Amazon bolsters battery life for Kindle; Adds native PDF reader

Amazon bolsters battery life for Kindle; Adds native PDF reader

Summary: Amazon has improved the battery life of the Kindle and added a native PDF reader via a firmware update.

TOPICS: Amazon, Hardware

Amazon on Tuesday said it has improved the battery life of the Kindle and added a native PDF reader.

The statement appears to be timed to get holiday shoppers off the fence about the Kindle as rivals like Barnes & Noble and Sony struggle to meet demand in time for Christmas.

Specifically, Amazon said it improved the Kindle battery life by 85 percent. In real world terms, that battery life equates to up to seven days with wireless turned on. Kindle said the improvement was delivered during a six month firmware improvement program.

The PDF reader means that Kindle users don't have to convert documents in the PDF format. Kindle users can transfer the PDF documents via email or USB.

And naturally, Amazon noted that the Kindle is in stock.

Topics: Amazon, Hardware

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  • Kindle DX already reads PDFs

    My Kindle DX already reads PDF documents fine that I drag over from my
    computer, without any conversion. Not sure what is new here, unless the
    6" has been unable to do that until now.

    Would be nice if Kindle had firmware upgrades so everyone with an older
    model could benefit from some of these improvements.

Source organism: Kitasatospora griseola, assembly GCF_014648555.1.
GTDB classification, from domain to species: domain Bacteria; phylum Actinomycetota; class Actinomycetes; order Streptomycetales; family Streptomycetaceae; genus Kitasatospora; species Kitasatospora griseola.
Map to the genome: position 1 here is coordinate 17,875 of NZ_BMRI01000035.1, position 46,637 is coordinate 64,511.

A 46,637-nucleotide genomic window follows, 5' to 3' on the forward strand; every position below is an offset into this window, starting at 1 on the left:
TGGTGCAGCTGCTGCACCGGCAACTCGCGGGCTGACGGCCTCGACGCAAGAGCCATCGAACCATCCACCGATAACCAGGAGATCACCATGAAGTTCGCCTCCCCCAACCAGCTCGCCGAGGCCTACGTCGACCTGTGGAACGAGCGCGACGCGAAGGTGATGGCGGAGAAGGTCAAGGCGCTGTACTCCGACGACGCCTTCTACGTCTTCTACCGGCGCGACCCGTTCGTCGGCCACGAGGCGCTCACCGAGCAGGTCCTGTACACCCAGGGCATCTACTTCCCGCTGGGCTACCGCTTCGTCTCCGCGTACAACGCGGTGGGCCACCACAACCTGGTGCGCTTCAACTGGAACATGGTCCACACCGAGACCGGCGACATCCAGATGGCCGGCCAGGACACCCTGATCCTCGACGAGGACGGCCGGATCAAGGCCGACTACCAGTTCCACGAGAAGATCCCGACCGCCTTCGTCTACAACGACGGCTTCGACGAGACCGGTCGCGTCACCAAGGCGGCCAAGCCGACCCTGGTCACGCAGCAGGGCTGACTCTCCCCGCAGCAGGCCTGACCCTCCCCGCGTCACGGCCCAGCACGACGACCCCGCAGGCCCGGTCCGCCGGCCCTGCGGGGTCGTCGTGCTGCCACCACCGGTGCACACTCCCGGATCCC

• RE: Amazon bolsters battery life for Kindle; Adds native PDF reader

    It does have firmware updates and you get them automatically if your wireless is turned on. We're on 2.3:
  • But Still Fails To Recognise ...

    ... that there is a geography beyond the borders of the good ole U S of A.
  • I'm still not going to buy one.

    I just don't see the need.
    • must not be much of a reader

      While I do not agree that kindle ebooks are DRM products but copyrighted via their ISBN numbers, and therefore am class-action suing amazon, nevertheless I love my kindle! Before I got the original Kindle as soon as it was available, my book-reading had reduced to about 30-60 minutes every other day, due to working in the computer industry since 1961 and having 'tired eyes'. NOW I have 153 kindle-formatted books and dozens of articles, and I read about 1-4 hours a DAY, as I did in my 20s-40s. It is an AMAZING reading tool. Plus I can read my yahoo emails (and reply to them), and also surf the 'net on my Kindle. These last two items save me megabucks a year, because I reduced my personal cellphone to the minimal apps level.